A new report from IoT analysts Berg Insight says around 5,9-million people in Europe were using connected care solutions at the end of 2016. The figure refers to users of traditional telecare, next-generation telecare and telehealth solutions in the EU28+2 countries.
Until 2022, Berg Insight forecasts that the number of connected care users will grow at a compound annual growth rate (CAGR) of 18,7% to reach 16,5-million. Traditional telecare is currently the largest and most mature of the three market segments, but the next-generation telecare and telehealth market segments are expected to have a higher growth rate while traditional telecare is being phased out. Berg Insight expects that traditional telecare will be overtaken by next-generation telecare as the largest segment of the connected care market with a forecasted 8,1-million users in 2022. However, traditional telecare will follow with 6,2-million users and telehealth with 4-million users at the end of the forecast period.
The European connected care industry is facing major changes that will reshape the competitive environment for solution vendors and service providers during the coming years. One of the main developments is the digitalisation of telephone networks that already has started in several countries. Massive replacements of telecare equipment will be needed due to that analogue devices no longer function reliably when the PSTN infrastructure is modernised. At the same time, the market is opening up to new types of solutions that can advance the delivery of care to the next level. This includes next-generation telecare systems that support functionalities such as remote visits and video communication.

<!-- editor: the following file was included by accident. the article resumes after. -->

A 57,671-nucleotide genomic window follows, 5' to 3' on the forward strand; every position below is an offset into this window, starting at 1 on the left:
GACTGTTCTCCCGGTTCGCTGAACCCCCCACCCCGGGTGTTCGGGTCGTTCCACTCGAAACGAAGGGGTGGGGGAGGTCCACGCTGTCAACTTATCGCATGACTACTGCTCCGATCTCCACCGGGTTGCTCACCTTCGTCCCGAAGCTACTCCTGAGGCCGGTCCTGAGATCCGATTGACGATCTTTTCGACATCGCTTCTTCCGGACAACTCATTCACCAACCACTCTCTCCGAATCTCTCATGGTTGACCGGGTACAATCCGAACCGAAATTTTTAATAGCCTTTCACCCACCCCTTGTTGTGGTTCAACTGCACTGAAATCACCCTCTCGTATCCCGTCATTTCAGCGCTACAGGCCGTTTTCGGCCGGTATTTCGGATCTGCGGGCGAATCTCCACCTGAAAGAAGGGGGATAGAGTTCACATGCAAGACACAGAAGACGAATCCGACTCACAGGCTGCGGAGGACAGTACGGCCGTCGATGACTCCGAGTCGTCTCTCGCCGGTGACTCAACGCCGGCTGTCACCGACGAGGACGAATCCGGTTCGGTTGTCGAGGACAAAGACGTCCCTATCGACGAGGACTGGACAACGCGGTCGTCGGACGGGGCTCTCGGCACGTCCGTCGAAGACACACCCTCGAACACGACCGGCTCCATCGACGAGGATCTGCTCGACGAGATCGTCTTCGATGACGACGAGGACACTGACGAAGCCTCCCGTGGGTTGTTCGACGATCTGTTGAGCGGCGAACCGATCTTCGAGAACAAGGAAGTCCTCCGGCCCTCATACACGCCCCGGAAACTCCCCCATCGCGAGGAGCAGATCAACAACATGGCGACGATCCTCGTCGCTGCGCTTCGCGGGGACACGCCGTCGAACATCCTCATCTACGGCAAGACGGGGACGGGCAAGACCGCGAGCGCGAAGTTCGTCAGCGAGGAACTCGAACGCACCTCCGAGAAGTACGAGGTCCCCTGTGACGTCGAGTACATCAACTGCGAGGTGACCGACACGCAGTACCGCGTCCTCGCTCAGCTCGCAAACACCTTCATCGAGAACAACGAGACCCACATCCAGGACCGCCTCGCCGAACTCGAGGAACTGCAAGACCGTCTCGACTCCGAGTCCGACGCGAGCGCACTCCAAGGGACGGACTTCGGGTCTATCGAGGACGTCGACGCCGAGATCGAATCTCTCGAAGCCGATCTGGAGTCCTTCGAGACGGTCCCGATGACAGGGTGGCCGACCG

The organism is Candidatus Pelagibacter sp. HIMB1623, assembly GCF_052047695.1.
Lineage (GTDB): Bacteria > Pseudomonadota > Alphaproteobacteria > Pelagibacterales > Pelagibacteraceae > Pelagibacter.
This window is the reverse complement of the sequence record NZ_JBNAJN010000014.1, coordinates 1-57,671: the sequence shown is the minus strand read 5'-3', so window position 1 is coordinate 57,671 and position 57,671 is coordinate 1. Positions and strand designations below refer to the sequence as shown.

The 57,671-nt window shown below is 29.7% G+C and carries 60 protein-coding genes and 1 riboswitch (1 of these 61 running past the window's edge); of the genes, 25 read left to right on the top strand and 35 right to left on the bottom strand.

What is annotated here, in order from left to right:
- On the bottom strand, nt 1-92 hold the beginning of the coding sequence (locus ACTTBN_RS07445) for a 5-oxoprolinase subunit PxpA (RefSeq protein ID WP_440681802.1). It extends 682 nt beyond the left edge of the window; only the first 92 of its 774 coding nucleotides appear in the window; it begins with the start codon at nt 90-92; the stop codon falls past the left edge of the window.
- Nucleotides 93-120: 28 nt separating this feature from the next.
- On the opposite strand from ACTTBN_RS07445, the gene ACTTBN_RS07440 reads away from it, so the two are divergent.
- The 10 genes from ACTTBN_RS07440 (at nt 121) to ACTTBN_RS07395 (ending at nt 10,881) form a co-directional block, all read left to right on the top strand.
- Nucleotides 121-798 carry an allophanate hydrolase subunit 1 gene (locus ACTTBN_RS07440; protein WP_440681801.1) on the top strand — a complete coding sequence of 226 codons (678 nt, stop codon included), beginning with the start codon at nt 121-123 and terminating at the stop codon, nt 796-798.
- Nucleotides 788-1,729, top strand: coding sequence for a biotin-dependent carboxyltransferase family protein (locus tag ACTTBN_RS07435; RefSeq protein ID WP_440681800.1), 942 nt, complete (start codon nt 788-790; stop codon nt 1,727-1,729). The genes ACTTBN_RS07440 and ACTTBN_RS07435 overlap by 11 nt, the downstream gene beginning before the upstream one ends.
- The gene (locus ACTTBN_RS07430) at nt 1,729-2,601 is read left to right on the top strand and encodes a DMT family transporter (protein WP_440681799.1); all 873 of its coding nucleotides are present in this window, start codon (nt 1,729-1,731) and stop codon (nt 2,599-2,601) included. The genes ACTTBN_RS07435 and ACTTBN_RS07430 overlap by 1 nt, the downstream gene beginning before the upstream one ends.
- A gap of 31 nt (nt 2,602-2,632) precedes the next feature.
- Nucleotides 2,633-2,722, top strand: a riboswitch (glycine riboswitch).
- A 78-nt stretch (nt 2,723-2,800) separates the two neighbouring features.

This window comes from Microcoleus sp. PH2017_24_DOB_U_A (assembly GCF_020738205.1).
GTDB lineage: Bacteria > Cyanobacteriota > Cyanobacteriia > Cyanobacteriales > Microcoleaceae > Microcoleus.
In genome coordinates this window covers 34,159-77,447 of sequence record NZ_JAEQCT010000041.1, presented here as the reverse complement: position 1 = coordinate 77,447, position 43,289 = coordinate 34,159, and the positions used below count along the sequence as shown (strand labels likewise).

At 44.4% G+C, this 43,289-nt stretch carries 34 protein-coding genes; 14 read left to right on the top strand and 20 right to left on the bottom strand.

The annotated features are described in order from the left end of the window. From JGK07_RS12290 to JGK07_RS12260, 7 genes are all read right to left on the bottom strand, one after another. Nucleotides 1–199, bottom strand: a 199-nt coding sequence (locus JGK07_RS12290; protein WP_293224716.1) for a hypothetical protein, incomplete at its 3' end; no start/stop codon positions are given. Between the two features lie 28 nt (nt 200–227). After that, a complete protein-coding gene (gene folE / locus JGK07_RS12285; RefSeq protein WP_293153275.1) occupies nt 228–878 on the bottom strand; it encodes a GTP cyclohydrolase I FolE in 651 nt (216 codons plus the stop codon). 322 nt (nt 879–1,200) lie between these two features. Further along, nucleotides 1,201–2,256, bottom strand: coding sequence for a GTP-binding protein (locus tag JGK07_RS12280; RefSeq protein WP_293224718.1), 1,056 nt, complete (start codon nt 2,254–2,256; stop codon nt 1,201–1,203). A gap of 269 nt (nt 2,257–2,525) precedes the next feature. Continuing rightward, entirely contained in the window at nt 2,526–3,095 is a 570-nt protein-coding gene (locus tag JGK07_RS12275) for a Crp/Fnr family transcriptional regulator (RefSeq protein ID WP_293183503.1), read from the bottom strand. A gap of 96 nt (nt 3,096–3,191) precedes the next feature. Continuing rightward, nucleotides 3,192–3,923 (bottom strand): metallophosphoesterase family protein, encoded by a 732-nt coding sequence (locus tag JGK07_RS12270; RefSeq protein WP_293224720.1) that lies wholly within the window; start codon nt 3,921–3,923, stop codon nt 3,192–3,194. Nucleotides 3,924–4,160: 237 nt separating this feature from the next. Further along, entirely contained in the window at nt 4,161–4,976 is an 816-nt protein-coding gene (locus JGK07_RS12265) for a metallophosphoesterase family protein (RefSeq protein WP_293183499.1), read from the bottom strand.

“There is a strong need for solutions that enable social care and healthcare services to be delivered more cost-efficiently without compromising the quality of care,” says Anders Frick, senior analyst at Berg Insight. He adds that this need will only grow stronger in the future as the European population structure ages and the prevalence of chronic diseases increases.